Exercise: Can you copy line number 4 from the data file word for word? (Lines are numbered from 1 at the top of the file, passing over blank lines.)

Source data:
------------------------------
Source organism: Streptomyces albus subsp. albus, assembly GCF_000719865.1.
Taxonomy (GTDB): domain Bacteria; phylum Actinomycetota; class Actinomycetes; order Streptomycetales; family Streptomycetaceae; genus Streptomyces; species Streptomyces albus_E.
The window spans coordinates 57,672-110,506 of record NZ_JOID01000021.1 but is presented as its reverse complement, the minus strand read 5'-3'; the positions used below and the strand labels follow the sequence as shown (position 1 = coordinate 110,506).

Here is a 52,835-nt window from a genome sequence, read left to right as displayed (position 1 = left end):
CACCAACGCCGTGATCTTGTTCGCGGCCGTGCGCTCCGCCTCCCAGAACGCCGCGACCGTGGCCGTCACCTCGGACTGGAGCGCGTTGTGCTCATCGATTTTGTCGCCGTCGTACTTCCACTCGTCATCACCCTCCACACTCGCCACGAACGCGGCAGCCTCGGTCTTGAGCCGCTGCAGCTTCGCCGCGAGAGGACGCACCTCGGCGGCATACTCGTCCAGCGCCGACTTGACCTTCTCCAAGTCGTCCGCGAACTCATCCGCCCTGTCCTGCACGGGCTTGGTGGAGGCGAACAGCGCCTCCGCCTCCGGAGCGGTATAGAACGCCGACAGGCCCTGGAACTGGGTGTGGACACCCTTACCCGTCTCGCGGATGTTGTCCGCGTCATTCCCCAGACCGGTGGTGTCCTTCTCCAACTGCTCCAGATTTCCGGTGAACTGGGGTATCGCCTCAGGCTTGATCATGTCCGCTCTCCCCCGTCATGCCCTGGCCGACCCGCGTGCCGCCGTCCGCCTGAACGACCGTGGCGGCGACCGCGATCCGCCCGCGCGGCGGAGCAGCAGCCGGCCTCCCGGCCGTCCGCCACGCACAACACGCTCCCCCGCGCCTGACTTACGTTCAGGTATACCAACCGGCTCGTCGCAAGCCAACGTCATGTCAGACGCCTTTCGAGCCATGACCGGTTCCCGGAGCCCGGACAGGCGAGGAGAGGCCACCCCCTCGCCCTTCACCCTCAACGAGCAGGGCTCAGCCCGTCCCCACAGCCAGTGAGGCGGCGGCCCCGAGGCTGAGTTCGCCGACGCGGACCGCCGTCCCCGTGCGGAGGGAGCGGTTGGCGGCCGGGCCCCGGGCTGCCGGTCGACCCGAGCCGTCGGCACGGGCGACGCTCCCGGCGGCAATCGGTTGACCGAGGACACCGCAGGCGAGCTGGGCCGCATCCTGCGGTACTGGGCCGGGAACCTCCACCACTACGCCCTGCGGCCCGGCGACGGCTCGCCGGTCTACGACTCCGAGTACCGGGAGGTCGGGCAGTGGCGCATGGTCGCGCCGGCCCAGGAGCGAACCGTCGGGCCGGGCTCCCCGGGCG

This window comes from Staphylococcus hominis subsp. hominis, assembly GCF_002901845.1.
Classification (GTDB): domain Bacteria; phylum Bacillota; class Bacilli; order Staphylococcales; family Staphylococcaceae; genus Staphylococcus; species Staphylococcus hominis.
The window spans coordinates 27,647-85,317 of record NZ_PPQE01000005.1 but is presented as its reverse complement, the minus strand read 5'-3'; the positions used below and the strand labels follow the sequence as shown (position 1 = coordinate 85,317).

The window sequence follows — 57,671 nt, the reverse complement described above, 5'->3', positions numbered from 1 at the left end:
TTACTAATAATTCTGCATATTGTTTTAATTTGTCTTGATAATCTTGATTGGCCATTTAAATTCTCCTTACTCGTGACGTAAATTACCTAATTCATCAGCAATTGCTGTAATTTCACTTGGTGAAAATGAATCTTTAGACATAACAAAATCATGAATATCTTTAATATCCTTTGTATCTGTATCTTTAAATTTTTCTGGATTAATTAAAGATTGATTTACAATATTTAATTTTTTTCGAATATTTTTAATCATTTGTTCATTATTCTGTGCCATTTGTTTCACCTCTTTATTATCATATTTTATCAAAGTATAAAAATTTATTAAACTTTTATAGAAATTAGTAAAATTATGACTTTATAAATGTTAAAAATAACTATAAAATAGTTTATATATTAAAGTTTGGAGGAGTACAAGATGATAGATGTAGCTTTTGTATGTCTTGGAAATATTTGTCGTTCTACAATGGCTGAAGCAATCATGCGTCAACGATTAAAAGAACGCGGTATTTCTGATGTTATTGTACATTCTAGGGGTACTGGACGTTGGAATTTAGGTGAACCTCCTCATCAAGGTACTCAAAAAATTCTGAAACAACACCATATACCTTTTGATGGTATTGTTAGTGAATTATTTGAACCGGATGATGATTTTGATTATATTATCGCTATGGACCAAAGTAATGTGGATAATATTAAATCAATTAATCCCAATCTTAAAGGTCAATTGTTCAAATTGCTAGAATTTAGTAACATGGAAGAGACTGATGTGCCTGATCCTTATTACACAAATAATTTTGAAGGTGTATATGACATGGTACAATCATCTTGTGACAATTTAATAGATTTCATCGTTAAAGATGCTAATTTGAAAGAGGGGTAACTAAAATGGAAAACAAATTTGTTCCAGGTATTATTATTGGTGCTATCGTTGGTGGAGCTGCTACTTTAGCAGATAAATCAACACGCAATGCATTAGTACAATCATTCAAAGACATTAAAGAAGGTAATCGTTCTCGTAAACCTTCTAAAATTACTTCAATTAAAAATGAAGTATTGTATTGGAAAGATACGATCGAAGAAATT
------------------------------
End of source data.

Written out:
Here is a 52,835-nt window from a genome sequence, read left to right as displayed (position 1 = left end):